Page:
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Op-ed: Why Hollywood Can't Get With Butch Women

Growing up, I didn’t see women like me on TV. Back in the '80s and early '90s, there were few, if any, queer characters in sitcoms. There certainly weren’t any who were butch, unless you want to count some serious closet cases like Jo from The Facts of Life.

When I was in high school — way back in the late '90s, before I was out — a straight friend warned me not to watch the movie Wild Things because it featured two women kissing (that's the tip of the iceberg). The first thing I did was watch it. I don’t remember much, but the scene(s) where beautiful Denise Richards and sultry goth Neve Campbell tongue-wrestle stuck with me. In those days, seeing actresses make out was like watching the moon landing.  

Wild Things, with its glossy three-way sex scene involving Matt Dillon, was mostly titillation for male viewers. Seventeen years later you can find ladies making out with each other in the comfort of your living room (yes, in porn but also on regular TV), though it's just as catered to men's tastes as that pulpy 1998 flick was.

When Showtime released The L Word in 2004, it was a major hit, despite no shortage of bad writing. A large part of the show’s success had to do with the fact that it appealed largely to straight viewers. Men for the first time could watch women have sex in a perfectly acceptable way, with their wives or girlfriends beside them. What television viewers have been witnessing the last two decades is a sexual revolution, not a queer one. It’s no secret the entertainment industry borrows from minority experiences and repackages them at its leisure. It embraces lesbian sexuality and discards the rest. 

With the exception of Shane (Kate Moennig), who was really an androgynous character, and Max (Daniela Sea), there weren’t many butch characters on The L Word (and this only lasted until Max transitioned to a man). The show’s producers were obviously struggling to make a show about queer women that was still appealing to straight viewers.

Netflix’s Orange Is the New Black, a show about women in prison, features one butch character — Big Boo, played by Lea DeLaria. Crass, obnoxious, and sex-obsessed, DeLaria’s character is the personification of the butch lesbian stereotype. But she is also authentically human in many ways. I go back and forth between liking her and hating her, which is understandable. When I finally meet a character who is sort of like me, she’s in a jail cell. That’s not surprising. Prison is exactly the place many would expect to find someone like Boo. After all, women perceived as too masculine are often seen as bad and deserving of punishment.

The show features a few other masculine-leaning characters, like Stella Carlin (Ruby Rose), who, like Shane, is more androgynous than butch. As a queer character there’s nothing wrong with her. Many lesbians are androgynous, and many see it as beautiful. In some ways, Orange Is the New Black can be applauded for embracing characters who exist outside gender norms. But still, when it comes to the absence of butch characters, there are unfilled gaps.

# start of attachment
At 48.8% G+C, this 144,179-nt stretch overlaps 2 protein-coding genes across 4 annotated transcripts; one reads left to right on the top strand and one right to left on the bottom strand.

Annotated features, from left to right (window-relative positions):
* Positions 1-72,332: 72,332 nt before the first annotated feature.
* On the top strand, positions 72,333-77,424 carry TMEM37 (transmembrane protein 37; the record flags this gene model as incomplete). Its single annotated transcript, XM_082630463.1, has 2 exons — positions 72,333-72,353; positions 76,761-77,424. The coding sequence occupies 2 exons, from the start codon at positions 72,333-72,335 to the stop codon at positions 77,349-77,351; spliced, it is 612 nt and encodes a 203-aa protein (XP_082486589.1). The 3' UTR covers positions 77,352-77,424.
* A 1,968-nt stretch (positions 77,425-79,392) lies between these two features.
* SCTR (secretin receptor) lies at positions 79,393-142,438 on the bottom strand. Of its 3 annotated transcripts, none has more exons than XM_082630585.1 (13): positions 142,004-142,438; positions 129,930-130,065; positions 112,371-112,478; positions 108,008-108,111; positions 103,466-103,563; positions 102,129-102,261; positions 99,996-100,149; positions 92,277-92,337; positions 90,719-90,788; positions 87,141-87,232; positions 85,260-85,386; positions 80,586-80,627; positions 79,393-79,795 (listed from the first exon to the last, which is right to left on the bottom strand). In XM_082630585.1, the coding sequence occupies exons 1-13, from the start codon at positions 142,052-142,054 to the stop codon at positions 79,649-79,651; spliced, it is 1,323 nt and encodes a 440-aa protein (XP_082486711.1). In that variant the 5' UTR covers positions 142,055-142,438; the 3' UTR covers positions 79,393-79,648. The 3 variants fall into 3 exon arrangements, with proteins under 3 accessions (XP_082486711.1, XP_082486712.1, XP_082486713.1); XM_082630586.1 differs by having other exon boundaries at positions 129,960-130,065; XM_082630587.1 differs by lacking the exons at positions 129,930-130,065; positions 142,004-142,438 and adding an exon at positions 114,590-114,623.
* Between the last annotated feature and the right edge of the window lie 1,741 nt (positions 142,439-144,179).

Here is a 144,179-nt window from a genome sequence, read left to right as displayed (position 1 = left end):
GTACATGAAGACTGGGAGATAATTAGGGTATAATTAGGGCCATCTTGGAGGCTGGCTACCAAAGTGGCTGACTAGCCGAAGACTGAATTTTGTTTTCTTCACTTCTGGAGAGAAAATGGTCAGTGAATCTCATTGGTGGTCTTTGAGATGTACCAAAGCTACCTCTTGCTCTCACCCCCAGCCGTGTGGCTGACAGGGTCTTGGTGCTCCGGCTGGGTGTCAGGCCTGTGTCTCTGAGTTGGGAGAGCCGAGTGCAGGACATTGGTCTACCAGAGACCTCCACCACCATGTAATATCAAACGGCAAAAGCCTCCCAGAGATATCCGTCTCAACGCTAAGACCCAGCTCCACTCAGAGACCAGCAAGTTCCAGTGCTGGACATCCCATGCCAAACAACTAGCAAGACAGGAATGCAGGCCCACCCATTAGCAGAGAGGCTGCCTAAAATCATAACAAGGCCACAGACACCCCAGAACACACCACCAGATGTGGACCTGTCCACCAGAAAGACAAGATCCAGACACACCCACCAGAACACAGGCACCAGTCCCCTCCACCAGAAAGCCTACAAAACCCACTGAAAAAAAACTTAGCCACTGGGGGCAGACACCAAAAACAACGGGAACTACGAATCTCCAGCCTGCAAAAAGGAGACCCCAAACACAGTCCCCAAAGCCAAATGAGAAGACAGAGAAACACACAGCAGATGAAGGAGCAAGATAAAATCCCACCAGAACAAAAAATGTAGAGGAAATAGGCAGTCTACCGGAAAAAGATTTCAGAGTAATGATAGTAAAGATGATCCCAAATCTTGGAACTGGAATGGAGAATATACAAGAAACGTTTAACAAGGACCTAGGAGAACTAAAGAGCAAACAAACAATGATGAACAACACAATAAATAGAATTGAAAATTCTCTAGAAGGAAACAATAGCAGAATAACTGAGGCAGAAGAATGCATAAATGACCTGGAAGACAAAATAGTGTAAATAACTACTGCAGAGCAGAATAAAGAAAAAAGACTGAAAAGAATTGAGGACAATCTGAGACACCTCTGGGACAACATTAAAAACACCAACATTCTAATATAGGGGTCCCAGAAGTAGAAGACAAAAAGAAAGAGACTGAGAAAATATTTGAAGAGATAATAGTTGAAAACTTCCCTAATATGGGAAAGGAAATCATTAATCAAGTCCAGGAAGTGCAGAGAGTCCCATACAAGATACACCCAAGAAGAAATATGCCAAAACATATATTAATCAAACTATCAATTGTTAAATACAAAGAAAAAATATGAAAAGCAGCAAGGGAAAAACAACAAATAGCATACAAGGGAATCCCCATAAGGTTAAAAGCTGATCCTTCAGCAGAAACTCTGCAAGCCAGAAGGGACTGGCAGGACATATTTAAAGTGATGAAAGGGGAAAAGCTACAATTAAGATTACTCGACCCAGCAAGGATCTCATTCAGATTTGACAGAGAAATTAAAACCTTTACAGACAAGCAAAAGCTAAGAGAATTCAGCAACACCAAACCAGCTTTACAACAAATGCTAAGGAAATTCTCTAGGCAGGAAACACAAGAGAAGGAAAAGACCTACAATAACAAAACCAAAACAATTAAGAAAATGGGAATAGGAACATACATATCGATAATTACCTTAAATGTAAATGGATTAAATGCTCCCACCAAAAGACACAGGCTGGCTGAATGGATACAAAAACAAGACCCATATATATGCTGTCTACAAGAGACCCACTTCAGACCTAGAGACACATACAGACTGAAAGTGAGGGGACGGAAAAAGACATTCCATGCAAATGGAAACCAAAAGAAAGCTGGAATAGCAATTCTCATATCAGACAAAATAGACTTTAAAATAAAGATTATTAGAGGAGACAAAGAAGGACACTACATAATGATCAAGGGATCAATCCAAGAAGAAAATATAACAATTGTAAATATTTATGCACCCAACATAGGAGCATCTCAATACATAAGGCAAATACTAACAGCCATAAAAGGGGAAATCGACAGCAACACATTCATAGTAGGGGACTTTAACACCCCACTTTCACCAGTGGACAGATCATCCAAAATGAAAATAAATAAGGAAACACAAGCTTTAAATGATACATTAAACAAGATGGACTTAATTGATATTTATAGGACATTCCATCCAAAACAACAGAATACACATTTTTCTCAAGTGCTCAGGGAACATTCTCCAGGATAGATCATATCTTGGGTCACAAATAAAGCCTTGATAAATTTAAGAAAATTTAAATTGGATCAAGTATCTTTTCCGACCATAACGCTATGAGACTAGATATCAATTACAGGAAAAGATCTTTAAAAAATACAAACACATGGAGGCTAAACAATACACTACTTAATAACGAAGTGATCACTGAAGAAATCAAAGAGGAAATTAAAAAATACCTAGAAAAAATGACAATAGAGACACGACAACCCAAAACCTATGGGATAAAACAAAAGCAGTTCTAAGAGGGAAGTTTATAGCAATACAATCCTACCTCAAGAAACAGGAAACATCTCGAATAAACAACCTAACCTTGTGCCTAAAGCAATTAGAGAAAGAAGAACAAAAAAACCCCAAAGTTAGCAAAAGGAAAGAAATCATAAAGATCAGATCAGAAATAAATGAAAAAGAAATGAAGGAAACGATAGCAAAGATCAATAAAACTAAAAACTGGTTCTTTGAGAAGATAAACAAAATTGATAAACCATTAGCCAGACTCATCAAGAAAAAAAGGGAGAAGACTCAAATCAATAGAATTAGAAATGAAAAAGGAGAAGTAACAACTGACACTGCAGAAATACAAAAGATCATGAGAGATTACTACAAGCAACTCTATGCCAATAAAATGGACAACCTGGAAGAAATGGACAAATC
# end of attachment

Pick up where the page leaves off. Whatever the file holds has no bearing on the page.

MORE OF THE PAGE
It wasn’t until I saw The Killing, AMC’s dark crime drama, that I found a butch character I really liked. She’s a tough and scrappy street kid named Bullet (Bex Taylor-Klaus). Bullet is smart, gets into trouble, falls in love, and helps cops solve crimes. But her bravado is all a show — beneath it is a scared girl with a huge heart who wants to do what’s right. When I saw her for the first time in the show’s third season I thought, “There she is! Finally!” But after a few episodes (SPOILER ALERT) they killed her, and that was it. 

The world has a real problem with overtly masculine women. It either makes us invisible, locks us up, or kills us off. 

I know what you’re thinking: The point of TV is to entertain us, not show us real life. But butch women do have interesting stories. Whether we’re being criticized for reinforcing stereotypes, getting told what to wear, or feeling pressured to pay for dinner on a first date, we face plenty of challenges. The tragedy and humor of these scenarios can make for great storylines that never make it to the scripts.

And let’s not forget real-life butch women who lead fascinating lives in spite of such challenges. Soccer player Abby Wambach helped lead her team to win the the 2015 World Cup. Sally Kohn launched a major news career as a liberal lesbian pundit on conservative Fox News. Casey Legler, a former swimmer, made a successful career as a menswear model. Increasingly, butch women are making a difference and showing their value to the world.

Still, the invisibility of butch women in pop culture is a sad fact, as it is for many minority groups. Not including us is like saying, “You don’t exist.” But masculine women do exist, and we’re everywhere. We deserve to be seen.

 

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JULIE COMPTON is a writer and communications specialist living in New Jersey and New York. Follow her @julieallmighty

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